I feel like the Brennan Center has kind of lost their credibility after their "analysis" that Democrats needed at least an 11 or 12 point vote margin to take the House; which was immediately attacked by polling data folks and was extremely debunked by the actual election results. Last I saw, Democrats would've still had a, very slight, majority with about a 3.5% win. Which is to say, its not that they don't have a point; gerrymandering is definitely bad and Democrats (and Republicans) should be able to have a House majority with a 1% win, if not less. But they exaggerate these points far beyond what's reasonable, to get more coverage; and it just looks pollyannaish.
  11. Fez

    US Politics: A Feast for Crows

    Considering states are their own administrative entities, providing significant numbers and amounts of services to their citizens (at least, in some states). This splitting sounds like an impossible bureaucratic nightmare.
  12. Fez

    US Politics: A Feast for Crows

    I don't know the details of Wisconsin, other than that the Republican party there is a pack of snakes. But the latest news out of North Carolina (overshadowed by Wisconsin, and to a lesser extent Michigan) is that Republicans are trying, while they still have the votes to override vetoes, to pass a bill requiring that county election chairs be Republican in election years* (and also trying to force the NC-9 race to be certified despite the fraud). *The literal language is a new statute that in even-numbered years all county election chairs be members of the party with the second most registered members in the state. As for the 269-269 split, Trump would probably still come out on top. The House votes, but its not a normal vote, each state delegation gets a single vote and whichever candidate gets a majority of the 50 delegations wins. If its a tie, no one wins and instead whoever the Senate votes to be Vice President becomes President instead. Delegations that deadlock don't cast a vote. And the thing is, even though Democrats have a 235-200 majority going into the new Congress, Republicans will still have a 26-22-2 majority in delegations. I believe it will be the 2020-elected Congress that would vote, not the incoming one, and it is possible Democrats get to a majority of delegations. There's a bunch of combinations of winning just 4 seats that'd do the trick, but most of them (like winning 1 additional Florida seat) probably only happen if the Democratic nominee is already winning.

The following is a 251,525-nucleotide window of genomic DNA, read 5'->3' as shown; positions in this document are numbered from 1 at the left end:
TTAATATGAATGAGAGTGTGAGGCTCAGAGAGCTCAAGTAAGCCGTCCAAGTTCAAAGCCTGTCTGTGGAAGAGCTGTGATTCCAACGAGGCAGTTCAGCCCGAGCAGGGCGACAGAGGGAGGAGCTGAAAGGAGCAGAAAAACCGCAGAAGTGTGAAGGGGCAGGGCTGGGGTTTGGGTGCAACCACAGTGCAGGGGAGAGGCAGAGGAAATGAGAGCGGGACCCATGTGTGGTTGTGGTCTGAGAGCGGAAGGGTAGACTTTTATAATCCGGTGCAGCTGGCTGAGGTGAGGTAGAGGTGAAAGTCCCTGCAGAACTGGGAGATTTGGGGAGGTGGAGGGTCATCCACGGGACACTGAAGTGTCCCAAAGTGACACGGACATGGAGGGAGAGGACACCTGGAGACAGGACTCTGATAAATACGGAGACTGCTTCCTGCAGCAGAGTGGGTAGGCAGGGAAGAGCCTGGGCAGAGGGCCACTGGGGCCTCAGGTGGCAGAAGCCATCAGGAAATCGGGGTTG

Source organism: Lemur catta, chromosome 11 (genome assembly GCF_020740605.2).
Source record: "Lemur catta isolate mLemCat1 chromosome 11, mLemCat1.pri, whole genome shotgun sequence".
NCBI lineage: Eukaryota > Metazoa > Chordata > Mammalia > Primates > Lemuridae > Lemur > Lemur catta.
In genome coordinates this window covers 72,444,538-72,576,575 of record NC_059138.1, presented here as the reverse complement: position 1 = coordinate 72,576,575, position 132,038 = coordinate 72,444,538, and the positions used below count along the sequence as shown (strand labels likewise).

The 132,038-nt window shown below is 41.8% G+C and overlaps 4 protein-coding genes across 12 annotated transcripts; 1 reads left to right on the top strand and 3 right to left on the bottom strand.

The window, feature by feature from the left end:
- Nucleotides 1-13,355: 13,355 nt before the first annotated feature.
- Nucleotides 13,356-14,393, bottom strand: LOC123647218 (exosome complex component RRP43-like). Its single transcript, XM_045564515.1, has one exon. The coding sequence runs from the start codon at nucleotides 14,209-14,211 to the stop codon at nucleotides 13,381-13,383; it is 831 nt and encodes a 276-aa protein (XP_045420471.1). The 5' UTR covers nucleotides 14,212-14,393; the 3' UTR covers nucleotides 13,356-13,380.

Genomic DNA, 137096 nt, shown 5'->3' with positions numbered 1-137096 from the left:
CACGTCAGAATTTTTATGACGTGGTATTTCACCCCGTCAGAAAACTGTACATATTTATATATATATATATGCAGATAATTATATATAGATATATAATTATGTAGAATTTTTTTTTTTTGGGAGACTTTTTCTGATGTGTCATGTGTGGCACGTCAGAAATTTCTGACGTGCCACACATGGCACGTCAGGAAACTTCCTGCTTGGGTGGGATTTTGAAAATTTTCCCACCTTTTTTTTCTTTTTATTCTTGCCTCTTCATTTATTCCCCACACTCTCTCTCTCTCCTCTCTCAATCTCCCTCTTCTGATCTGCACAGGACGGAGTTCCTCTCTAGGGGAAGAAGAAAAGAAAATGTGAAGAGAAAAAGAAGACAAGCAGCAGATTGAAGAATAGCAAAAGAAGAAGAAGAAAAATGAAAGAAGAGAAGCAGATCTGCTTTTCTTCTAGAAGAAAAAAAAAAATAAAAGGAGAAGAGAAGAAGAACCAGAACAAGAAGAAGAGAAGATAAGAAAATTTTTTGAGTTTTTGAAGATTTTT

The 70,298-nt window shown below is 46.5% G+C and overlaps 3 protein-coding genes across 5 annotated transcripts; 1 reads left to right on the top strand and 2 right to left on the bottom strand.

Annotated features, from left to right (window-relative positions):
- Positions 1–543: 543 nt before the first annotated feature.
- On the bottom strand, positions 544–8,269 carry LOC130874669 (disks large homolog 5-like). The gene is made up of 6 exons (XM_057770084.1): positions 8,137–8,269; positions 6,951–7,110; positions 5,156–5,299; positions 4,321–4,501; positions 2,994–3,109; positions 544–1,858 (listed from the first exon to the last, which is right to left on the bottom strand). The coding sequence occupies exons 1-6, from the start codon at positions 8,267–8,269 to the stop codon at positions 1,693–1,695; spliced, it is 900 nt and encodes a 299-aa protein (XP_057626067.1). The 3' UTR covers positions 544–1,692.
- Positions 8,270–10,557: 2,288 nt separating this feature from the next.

13. To be honest, I don't know much of the details of the overall lineage of tabletop gaming. I didn't realize there was a Pathfinder beyond Pathfinder: Kingmaker; I thought Pathfinder: Kingmaker was the spin-off from D&D (e3.5?), not that it was a module for the spinoff.
  14. Fez

    US Politics: A Feast for Crows

    With all the fuckery the state legislatures are trying to pull right now, Democrats should not be pinning their presidential hopes on Wisconsin or North Carolina at this point. Voter suppression in both is going to be off the charts in 2020. I think the easiest Democratic path at this point is the Clinton states+PA+MI+AZ. Sinema's final victory margin was 2.4%, and that was against a pretty generic Republican who ran a pro-Trump campaign. Arizona is ready to elect statewide Democrats again, at least in the current Trump era (Ducey did win re-election in a landslide, but he was running as a pro-business moderate against an underfunded opponent). Plus, Arizona also just elected a Democrat to be state secretary of state (another statewide win), who will be able to block most attempts at voter suppression and even be able to expand voting access.
  15. That is definitely a possibility. But the thing is, the kingdom stuff is the main hook of Pathfinder, both the tabletop and the video game. It's what makes it different from D&D (among some other things). It'd be a shame to lose that. If you've a hankering to play this type of game, I'd recommend finding another one of the batch from the past few years and play that. Wait for the P:K devs to finish sorting out things. I really liked what I played of the game, even back at launch with all the bugs. But my save is stopped right in the middle of chapter 2 (there's 7 chapters IIRC, and chapter 2 is when the kingdom building starts) and I'm not coming back until the game is where it needs to be.